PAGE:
Legal background

Compensatory damages are designed to compensate the injured party for lost wages, costs, and damages to reputation. Compensatory damages existed in this case, as Mr. P was demoted, and his pay was reduced as a result of the impermissible disclosure of his protected health information. Punitive damages, however, are not designed to make the injured party whole, but rather to punish the wrong-doer, and deter such behavior in the future.

In the state where this action took place, the law states that punitive damages “may be awarded for conduct that is outrageous, because of the defendant’s evil motive or his reckless indifference to the rights of others.”

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The court noted that the patient never asked for anyone to be notified, never consented to having his chart shown to his supervisor, never agreed to having his supervisor come to his hospital room, and never agreed to have his clinician (Ms. C) discuss his health with his supervising officer. Further, the court noted that the supervising officer was not there with a subpoena or due to an official investigation.

The court refused to dismiss the request for punitive damages, holding that if the jury ultimately found that the defendants’ actions were not merely negligent, but intentional, then punitive damages, on top of compensatory damages, could be awarded.

The case was then remanded for a jury trial, but a settlement was reached between the parties before the case could go to trial.

Protecting yourself

A patient’s privacy is of paramount importance. Increasingly, privacy violations are being taken very seriously, particularly since 2003, when the U.S. Health and Human Services’ Office for Civil Rights began enforcing the HIPAA Privacy Rule. Aside from the HIPAA violation aspect, however, is the additional threat of a civil lawsuit, as happened in this case.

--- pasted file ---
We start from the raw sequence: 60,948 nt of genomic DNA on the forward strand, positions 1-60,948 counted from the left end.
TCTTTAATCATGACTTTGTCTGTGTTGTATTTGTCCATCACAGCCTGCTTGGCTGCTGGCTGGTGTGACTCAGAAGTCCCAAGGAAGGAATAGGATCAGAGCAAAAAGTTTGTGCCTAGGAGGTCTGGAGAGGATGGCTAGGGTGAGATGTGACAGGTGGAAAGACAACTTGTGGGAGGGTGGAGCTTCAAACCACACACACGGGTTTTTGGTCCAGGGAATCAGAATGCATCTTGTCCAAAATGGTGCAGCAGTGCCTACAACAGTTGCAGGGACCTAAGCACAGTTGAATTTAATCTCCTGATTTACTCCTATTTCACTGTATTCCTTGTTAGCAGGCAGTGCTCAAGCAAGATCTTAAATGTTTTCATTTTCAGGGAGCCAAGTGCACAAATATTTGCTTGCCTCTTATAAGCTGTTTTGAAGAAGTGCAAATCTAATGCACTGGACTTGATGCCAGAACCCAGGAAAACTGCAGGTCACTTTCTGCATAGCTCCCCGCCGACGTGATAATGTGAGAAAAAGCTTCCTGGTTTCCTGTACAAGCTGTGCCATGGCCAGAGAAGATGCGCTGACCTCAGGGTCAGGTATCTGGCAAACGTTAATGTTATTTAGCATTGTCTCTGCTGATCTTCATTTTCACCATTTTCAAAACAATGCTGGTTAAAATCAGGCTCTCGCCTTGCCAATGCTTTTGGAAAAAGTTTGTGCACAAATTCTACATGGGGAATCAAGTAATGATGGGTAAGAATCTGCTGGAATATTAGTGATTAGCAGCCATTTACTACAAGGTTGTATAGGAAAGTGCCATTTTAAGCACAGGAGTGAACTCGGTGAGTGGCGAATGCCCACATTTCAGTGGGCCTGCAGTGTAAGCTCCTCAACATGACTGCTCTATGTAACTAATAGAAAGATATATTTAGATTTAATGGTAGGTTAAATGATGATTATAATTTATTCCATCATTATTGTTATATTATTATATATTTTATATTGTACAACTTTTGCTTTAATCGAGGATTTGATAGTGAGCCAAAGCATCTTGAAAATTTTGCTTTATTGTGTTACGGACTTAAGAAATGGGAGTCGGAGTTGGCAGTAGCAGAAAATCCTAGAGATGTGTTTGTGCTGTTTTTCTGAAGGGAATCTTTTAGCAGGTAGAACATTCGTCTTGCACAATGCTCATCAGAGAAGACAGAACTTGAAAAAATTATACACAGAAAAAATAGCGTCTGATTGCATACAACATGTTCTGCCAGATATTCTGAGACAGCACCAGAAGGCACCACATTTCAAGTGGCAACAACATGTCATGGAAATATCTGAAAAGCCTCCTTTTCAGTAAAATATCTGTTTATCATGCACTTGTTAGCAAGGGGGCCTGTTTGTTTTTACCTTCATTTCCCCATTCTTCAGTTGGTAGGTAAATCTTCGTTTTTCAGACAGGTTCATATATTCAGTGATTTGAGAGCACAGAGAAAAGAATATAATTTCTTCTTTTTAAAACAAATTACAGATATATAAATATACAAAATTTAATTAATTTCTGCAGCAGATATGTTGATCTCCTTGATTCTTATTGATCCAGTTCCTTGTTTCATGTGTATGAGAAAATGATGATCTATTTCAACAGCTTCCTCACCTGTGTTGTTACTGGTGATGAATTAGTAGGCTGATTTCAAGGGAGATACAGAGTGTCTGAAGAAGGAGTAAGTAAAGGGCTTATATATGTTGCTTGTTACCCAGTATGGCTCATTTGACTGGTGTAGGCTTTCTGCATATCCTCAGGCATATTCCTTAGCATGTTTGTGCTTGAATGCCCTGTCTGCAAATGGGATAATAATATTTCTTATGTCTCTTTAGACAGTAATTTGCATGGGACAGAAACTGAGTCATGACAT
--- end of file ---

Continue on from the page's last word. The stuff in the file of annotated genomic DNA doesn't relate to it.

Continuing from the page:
Mrs. D should not have divulged information about a patient to her neighbor, regardless of whether she thought the two might know each other. Ms. C should not have brought the supervising officer to Mr. P’s room without getting Mr. P’s consent, and she should not have discussed her patient’s health status with Mr. P’s supervising officer, regardless of their relationship. Furthermore, Mrs. D and Ms. C should never have shown a patient’s health records to someone else without Mr. P’s express consent.

In this case, the patient never consented to the disclosures of any of his private medical information, nor was a subpoena or official legal document presented to compel hospital personnel to disclose the information or to allow access to the patient’s chart. The clinicians made those poor choices on their own.

Patient records are private and confidential and should be treated as such. Divulging patient information can result in damage not just to a patient’s reputation, but to a practitioner’s as well.

Ann W. Latner, JD, a former criminal defense attorney, is a freelance medical writer in Port Washington, N.Y.